Sunday, November 23, 2014
We now have a dog who is 14 and today my husband and I had "the talk" about him. He has become increasingly incontinent, and it seems that not a day passes that we don't have something to clean up, either inconspcious little brown turds that have dropped out, or diarrhea, which smells so foul that he he won't go anywhere near it. We can count on moist pillows in his crate from his urine leaking in the night and have to be very careful to get him out of the house as quickly as possible in the mornings before he lets loose with a deluge of nasty smelling old male dog pee. We don't see this situation getting any better, only worse.
Like many things in life, it's complicated. He is not a dog we are overly fond of, tending towards obsessive/compulsive and bizarre behavior. For example, he once lifted his leg, took aim, and then urinated on my ankle. Think autistic. However, aside from the incontinence, he is doing pretty well. He has a good appetite and manages to charge the fence in the back yard to bark at passing cars, people, and especially, other dogs. He sleeps a lot, but seems generally happy to be on the planet. I'm afraid that if we do put him down for our convenience, we will be filled with guilt, but at the same time, both of us are tired of living with an animal that we don't really like that has turned our home into a toilet. So, to keep that guilt at bay, we recently purchased three packages of doggie diapers....
Friday, November 7, 2014
Around the time of the transplant, he opened up a gallery in Albuquerque with another artist, Kim Arthun. Both felt the constrictions of normal gallery relationships and wanted to take more control for their own work. They also wanted to provide a "sane" venue for local artists, and that's what they did, providing Albuquerque with one it's best venues for seeing art that mattered. * In that extra 15 years he grew his son, maintained a loving relationship with his wife, did his art, hiked and camped and co-ran Gallery 208. Then, his kidney gave out, and once again he had to wait for another transplant. This kidney only lasted about three years, and finally, as Kim said at his service, he "tapped out" last week.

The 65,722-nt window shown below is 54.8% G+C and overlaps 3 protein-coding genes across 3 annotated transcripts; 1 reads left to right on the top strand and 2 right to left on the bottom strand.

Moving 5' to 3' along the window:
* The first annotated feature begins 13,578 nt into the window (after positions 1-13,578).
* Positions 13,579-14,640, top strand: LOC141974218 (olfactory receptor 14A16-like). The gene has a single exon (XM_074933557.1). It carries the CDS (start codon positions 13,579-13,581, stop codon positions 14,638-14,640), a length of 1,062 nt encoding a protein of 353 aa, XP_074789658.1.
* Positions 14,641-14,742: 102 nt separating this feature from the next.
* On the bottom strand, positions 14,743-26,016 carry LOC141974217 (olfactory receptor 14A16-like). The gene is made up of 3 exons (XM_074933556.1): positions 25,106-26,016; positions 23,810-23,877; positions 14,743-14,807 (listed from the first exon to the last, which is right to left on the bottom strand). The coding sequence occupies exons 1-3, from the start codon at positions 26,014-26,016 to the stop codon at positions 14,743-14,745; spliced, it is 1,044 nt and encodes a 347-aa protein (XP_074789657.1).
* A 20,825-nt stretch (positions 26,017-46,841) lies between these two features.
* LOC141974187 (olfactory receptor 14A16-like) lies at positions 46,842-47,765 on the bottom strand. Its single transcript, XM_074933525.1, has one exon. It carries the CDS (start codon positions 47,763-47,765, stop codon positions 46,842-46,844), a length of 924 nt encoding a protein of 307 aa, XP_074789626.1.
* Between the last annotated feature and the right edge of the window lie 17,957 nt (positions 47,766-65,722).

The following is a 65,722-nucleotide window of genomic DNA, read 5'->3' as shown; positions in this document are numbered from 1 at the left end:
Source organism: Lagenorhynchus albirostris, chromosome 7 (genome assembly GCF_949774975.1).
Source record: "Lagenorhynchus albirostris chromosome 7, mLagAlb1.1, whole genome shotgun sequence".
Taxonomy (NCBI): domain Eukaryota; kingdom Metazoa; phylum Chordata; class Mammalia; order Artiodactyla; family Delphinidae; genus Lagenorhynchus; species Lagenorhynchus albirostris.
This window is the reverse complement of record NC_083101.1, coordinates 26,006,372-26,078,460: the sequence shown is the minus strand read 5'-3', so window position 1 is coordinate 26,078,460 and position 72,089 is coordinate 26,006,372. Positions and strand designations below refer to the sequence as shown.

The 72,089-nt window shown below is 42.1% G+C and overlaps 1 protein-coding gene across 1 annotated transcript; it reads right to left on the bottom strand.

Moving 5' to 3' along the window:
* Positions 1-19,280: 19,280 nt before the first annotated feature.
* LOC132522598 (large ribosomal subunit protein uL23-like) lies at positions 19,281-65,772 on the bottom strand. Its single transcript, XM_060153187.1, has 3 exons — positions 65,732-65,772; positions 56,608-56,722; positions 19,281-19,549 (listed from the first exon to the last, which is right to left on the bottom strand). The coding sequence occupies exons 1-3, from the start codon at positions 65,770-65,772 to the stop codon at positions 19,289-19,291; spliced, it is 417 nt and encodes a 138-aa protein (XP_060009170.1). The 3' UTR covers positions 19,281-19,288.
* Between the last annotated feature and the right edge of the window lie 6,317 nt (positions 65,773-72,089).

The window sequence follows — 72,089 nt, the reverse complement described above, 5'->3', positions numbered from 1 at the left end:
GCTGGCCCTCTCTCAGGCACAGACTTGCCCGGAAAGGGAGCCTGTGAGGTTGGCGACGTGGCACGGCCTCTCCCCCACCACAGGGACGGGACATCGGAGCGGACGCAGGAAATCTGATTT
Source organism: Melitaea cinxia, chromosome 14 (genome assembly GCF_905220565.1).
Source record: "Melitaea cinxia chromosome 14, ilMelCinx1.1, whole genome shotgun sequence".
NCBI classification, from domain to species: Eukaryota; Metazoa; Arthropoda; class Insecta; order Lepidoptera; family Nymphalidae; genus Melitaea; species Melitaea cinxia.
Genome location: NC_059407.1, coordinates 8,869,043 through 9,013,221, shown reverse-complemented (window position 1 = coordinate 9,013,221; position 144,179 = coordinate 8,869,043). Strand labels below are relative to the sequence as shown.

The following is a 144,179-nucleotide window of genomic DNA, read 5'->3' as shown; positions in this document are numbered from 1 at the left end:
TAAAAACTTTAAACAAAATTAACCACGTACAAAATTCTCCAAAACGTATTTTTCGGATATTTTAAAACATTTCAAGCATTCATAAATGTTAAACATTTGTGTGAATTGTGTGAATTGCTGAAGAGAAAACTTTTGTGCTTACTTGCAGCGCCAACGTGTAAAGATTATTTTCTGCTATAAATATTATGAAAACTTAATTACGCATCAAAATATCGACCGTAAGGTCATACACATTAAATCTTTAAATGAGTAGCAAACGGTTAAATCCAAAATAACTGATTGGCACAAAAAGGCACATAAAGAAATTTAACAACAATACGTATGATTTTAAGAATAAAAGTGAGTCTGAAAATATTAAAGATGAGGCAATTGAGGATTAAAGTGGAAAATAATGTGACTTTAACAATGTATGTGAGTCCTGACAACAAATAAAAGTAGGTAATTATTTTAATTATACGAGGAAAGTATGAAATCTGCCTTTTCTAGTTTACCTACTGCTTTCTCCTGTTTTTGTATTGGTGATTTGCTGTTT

The service was held at a large church, and filled to capacity with all the people in Albuquerque who had been touched by Russell. Kim read his eulogy, and it was truly beautiful. He gave us a picture of Russell's life that was complete, but more importantly, he gave us the sense of how much their friendship mattered, and how much these two men loved each other. When my husband and I left the service, we each felt envious for what Russell and Kim had shared.